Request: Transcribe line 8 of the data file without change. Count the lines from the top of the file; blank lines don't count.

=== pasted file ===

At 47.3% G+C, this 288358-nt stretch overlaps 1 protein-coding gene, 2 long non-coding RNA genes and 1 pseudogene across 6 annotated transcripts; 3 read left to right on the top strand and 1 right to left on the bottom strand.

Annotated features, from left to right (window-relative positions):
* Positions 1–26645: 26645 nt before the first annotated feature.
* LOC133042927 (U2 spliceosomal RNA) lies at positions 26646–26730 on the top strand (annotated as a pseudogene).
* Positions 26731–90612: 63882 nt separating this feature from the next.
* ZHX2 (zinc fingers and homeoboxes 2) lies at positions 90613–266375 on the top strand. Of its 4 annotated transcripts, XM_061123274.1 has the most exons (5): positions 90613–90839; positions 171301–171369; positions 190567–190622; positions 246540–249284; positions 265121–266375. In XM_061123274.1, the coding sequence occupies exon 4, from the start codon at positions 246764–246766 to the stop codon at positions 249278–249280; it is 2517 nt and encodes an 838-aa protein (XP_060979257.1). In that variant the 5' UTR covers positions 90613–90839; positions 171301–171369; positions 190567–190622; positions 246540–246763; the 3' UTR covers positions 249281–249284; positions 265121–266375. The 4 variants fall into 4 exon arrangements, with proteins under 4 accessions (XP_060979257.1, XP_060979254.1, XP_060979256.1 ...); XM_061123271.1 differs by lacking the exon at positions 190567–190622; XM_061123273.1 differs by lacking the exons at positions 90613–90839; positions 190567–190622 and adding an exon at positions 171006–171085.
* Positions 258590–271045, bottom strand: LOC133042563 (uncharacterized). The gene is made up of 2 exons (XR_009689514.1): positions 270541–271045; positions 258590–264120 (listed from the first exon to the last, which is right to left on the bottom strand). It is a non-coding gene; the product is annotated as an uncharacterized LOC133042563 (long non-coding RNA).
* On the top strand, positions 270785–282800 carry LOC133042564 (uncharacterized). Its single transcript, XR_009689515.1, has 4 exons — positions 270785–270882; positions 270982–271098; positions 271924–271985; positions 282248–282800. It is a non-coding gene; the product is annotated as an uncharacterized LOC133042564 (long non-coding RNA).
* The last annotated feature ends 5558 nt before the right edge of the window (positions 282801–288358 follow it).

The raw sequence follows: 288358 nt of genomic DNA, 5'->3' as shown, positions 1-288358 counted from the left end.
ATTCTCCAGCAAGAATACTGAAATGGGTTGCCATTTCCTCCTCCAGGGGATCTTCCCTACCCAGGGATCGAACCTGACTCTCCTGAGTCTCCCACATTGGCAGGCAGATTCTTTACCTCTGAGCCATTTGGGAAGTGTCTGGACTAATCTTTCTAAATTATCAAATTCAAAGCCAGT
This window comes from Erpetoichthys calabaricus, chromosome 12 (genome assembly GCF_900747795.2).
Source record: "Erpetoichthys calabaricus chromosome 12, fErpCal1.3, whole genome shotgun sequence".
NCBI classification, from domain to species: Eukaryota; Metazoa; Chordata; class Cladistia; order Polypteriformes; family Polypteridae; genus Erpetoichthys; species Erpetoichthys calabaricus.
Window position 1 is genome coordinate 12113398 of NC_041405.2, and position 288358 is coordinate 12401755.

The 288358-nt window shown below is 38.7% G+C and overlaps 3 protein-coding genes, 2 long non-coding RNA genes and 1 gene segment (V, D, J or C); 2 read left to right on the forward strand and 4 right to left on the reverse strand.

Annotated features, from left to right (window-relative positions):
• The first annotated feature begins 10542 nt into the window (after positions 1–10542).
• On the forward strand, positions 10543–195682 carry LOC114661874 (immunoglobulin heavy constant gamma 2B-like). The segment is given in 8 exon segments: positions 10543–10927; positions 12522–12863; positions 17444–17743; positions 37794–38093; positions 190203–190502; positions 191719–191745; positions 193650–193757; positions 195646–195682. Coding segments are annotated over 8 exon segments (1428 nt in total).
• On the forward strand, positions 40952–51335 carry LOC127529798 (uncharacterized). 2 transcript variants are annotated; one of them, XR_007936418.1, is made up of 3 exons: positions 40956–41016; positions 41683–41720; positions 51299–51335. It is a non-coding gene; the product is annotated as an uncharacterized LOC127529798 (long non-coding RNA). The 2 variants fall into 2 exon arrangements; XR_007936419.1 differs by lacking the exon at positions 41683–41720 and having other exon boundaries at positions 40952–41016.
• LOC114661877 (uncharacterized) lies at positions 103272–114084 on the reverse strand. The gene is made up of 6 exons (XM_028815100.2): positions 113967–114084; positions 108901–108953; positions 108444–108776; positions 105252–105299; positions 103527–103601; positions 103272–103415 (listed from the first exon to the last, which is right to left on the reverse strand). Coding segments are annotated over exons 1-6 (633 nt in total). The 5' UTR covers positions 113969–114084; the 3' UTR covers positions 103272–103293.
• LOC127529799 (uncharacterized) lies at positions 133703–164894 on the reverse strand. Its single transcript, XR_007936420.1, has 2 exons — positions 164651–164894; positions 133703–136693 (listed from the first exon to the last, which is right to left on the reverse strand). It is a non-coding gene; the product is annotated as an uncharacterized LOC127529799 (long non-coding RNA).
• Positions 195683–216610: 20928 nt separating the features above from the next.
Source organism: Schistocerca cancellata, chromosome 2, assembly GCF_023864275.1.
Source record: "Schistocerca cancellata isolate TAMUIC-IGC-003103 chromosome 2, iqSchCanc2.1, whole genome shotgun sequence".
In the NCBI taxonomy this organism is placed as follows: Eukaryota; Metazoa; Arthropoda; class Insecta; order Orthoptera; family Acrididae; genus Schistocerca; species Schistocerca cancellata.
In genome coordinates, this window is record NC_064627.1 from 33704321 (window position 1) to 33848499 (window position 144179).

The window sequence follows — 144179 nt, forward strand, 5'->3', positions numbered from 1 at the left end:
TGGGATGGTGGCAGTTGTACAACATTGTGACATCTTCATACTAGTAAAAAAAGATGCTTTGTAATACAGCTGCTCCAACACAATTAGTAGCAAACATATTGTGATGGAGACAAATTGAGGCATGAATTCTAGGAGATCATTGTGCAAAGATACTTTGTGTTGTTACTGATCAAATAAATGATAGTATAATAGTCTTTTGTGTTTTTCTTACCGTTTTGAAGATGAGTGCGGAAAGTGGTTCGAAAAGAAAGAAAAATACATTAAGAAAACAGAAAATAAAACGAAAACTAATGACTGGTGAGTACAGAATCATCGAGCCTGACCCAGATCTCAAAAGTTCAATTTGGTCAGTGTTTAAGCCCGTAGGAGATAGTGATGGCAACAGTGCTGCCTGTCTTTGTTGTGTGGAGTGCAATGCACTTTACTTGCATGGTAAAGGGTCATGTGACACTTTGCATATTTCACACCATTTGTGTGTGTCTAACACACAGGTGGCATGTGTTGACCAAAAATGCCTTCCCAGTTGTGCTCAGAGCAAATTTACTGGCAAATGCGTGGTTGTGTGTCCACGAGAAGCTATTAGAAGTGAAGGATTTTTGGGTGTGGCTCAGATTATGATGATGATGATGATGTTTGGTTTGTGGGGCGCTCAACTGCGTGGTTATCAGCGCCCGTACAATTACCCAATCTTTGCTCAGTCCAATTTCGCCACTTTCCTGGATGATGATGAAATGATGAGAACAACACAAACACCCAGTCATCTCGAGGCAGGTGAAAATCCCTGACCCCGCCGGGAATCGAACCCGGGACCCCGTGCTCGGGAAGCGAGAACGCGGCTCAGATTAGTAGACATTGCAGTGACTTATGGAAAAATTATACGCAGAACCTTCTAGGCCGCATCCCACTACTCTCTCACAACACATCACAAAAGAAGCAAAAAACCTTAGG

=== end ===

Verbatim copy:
* On the top strand, positions 270785–282800 carry LOC133042564 (uncharacterized). Its single transcript, XR_009689515.1, has 4 exons — positions 270785–270882; positions 270982–271098; positions 271924–271985; positions 282248–282800. It is a non-coding gene; the product is annotated as an uncharacterized LOC133042564 (long non-coding RNA).